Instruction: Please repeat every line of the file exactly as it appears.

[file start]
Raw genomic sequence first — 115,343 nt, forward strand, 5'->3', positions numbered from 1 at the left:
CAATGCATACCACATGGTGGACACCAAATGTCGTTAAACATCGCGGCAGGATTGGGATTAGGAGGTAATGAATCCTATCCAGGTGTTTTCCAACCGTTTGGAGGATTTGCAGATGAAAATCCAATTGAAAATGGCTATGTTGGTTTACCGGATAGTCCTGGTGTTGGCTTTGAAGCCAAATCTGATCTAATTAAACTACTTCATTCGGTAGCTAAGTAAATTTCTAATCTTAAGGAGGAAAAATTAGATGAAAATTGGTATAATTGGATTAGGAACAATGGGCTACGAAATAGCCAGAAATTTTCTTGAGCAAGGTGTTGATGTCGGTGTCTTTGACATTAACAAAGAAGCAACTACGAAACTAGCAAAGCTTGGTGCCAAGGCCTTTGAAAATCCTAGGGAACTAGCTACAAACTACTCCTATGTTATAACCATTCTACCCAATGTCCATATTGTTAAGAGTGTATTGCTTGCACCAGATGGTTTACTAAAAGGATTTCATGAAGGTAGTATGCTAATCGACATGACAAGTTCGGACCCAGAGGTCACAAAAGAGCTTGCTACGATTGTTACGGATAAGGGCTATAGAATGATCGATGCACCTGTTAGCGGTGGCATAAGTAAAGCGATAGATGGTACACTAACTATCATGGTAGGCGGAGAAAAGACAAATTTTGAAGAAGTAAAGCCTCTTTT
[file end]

Raw genomic sequence first — 115,343 nt, forward strand, 5'->3', positions numbered from 1 at the left:
CAATGCATACCACATGGTGGACACCAAATGTCGTTAAACATCGCGGCAGGATTGGGATTAGGAGGTAATGAATCCTATCCAGGTGTTTTCCAACCGTTTGGAGGATTTGCAGATGAAAATCCAATTGAAAATGGCTATGTTGGTTTACCGGATAGTCCTGGTGTTGGCTTTGAAGCCAAATCTGATCTAATTAAACTACTTCATTCGGTAGCTAAGTAAATTTCTAATCTTAAGGAGGAAAAATTAGATGAAAATTGGTATAATTGGATTAGGAACAATGGGCTACGAAATAGCCAGAAATTTTCTTGAGCAAGGTGTTGATGTCGGTGTCTTTGACATTAACAAAGAAGCAACTACGAAACTAGCAAAGCTTGGTGCCAAGGCCTTTGAAAATCCTAGGGAACTAGCTACAAACTACTCCTATGTTATAACCATTCTACCCAATGTCCATATTGTTAAGAGTGTATTGCTTGCACCAGATGGTTTACTAAAAGGATTTCATGAAGGTAGTATGCTAATCGACATGACAAGTTCGGACCCAGAGGTCACAAAAGAGCTTGCTACGATTGTTACGGATAAGGGCTATAGAATGATCGATGCACCTGTTAGCGGTGGCATAAGTAAAGCGATAGATGGTACACTAACTATCATGGTAGGCGGAGAAAAGACAAATTTTGAAGAAGTAAAGCCTCTTTT